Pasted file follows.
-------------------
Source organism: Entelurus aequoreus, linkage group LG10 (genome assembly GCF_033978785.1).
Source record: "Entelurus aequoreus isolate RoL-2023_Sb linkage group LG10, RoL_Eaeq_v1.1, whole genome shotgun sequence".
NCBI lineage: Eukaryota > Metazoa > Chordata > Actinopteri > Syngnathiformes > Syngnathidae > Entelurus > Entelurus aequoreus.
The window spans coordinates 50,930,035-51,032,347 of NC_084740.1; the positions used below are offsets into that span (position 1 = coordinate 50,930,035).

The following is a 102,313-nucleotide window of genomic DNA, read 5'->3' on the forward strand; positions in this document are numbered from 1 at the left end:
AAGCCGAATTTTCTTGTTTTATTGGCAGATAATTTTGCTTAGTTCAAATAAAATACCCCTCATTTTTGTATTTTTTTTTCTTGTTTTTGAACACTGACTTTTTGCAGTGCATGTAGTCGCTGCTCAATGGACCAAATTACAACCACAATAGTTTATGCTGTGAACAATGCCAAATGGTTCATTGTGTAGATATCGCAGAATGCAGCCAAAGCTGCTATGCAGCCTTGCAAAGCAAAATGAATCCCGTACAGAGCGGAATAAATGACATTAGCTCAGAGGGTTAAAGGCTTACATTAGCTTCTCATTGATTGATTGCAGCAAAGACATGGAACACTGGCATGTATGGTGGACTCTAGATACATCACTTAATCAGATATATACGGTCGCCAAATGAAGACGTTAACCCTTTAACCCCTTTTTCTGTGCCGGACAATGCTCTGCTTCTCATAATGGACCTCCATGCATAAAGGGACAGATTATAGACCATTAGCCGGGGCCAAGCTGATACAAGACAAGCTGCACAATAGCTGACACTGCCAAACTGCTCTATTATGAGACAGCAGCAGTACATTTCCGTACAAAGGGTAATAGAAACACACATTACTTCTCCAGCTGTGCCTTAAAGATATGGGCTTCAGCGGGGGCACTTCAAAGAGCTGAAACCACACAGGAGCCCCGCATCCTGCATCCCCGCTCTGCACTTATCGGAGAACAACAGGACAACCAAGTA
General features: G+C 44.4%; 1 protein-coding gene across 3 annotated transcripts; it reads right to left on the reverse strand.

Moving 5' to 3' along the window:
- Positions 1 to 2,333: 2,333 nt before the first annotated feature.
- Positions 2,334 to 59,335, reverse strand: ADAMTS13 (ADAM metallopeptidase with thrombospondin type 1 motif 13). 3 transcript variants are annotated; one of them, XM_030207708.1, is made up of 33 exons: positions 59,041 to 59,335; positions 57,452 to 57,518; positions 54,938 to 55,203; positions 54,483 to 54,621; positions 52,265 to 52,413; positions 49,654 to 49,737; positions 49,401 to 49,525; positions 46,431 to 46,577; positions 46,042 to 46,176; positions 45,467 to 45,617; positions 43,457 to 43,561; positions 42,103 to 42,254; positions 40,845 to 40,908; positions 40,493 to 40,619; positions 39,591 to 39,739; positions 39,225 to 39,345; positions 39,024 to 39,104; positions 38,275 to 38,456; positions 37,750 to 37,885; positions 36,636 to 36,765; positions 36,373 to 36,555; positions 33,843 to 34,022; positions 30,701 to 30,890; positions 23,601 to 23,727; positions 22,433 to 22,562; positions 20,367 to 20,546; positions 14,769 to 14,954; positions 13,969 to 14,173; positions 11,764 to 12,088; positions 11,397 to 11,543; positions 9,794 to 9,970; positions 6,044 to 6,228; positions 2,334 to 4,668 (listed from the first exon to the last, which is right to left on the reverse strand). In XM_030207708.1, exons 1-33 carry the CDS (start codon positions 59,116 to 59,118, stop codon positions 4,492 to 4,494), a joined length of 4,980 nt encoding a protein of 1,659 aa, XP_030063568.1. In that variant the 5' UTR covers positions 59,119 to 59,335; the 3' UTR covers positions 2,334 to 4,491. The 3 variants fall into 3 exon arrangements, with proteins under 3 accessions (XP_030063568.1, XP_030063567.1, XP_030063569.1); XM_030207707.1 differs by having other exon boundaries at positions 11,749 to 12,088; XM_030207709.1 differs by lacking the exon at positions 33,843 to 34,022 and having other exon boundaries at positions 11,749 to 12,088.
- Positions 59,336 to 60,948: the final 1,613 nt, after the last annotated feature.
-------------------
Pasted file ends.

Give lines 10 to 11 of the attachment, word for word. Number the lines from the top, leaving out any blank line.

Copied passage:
- Positions 2,334 to 59,335, reverse strand: ADAMTS13 (ADAM metallopeptidase with thrombospondin type 1 motif 13). 3 transcript variants are annotated; one of them, XM_030207708.1, is made up of 33 exons: positions 59,041 to 59,335; positions 57,452 to 57,518; positions 54,938 to 55,203; positions 54,483 to 54,621; positions 52,265 to 52,413; positions 49,654 to 49,737; positions 49,401 to 49,525; positions 46,431 to 46,577; positions 46,042 to 46,176; positions 45,467 to 45,617; positions 43,457 to 43,561; positions 42,103 to 42,254; positions 40,845 to 40,908; positions 40,493 to 40,619; positions 39,591 to 39,739; positions 39,225 to 39,345; positions 39,024 to 39,104; positions 38,275 to 38,456; positions 37,750 to 37,885; positions 36,636 to 36,765; positions 36,373 to 36,555; positions 33,843 to 34,022; positions 30,701 to 30,890; positions 23,601 to 23,727; positions 22,433 to 22,562; positions 20,367 to 20,546; positions 14,769 to 14,954; positions 13,969 to 14,173; positions 11,764 to 12,088; positions 11,397 to 11,543; positions 9,794 to 9,970; positions 6,044 to 6,228; positions 2,334 to 4,668 (listed from the first exon to the last, which is right to left on the reverse strand). In XM_030207708.1, exons 1-33 carry the CDS (start codon positions 59,116 to 59,118, stop codon positions 4,492 to 4,494), a joined length of 4,980 nt encoding a protein of 1,659 aa, XP_030063568.1. In that variant the 5' UTR covers positions 59,119 to 59,335; the 3' UTR covers positions 2,334 to 4,491. The 3 variants fall into 3 exon arrangements, with proteins under 3 accessions (XP_030063568.1, XP_030063567.1, XP_030063569.1); XM_030207707.1 differs by having other exon boundaries at positions 11,749 to 12,088; XM_030207709.1 differs by lacking the exon at positions 33,843 to 34,022 and having other exon boundaries at positions 11,749 to 12,088.
- Positions 59,336 to 60,948: the final 1,613 nt, after the last annotated feature.